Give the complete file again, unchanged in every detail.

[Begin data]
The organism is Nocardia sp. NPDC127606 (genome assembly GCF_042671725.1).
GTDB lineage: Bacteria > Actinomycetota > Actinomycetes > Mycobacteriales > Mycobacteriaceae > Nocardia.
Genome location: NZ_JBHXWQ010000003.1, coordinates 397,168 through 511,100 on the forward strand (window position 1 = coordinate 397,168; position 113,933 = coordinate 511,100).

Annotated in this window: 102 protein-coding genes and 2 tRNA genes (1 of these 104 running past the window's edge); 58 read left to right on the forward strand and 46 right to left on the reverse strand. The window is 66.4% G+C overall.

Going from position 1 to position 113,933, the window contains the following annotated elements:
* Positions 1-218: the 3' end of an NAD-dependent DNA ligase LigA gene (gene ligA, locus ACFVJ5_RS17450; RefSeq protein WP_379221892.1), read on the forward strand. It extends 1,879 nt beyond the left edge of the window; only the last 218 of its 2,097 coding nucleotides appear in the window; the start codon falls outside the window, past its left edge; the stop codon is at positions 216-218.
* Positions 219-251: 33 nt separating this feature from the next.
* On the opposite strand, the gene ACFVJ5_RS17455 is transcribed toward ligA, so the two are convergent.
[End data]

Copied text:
The organism is Nocardia sp. NPDC127606 (genome assembly GCF_042671725.1).
GTDB lineage: Bacteria > Actinomycetota > Actinomycetes > Mycobacteriales > Mycobacteriaceae > Nocardia.
Genome location: NZ_JBHXWQ010000003.1, coordinates 397,168 through 511,100 on the forward strand (window position 1 = coordinate 397,168; position 113,933 = coordinate 511,100).

Annotated in this window: 102 protein-coding genes and 2 tRNA genes (1 of these 104 running past the window's edge); 58 read left to right on the forward strand and 46 right to left on the reverse strand. The window is 66.4% G+C overall.

Going from position 1 to position 113,933, the window contains the following annotated elements:
* Positions 1-218: the 3' end of an NAD-dependent DNA ligase LigA gene (gene ligA, locus ACFVJ5_RS17450; RefSeq protein WP_379221892.1), read on the forward strand. It extends 1,879 nt beyond the left edge of the window; only the last 218 of its 2,097 coding nucleotides appear in the window; the start codon falls outside the window, past its left edge; the stop codon is at positions 216-218.
* Positions 219-251: 33 nt separating this feature from the next.
* On the opposite strand, the gene ACFVJ5_RS17455 is transcribed toward ligA, so the two are convergent.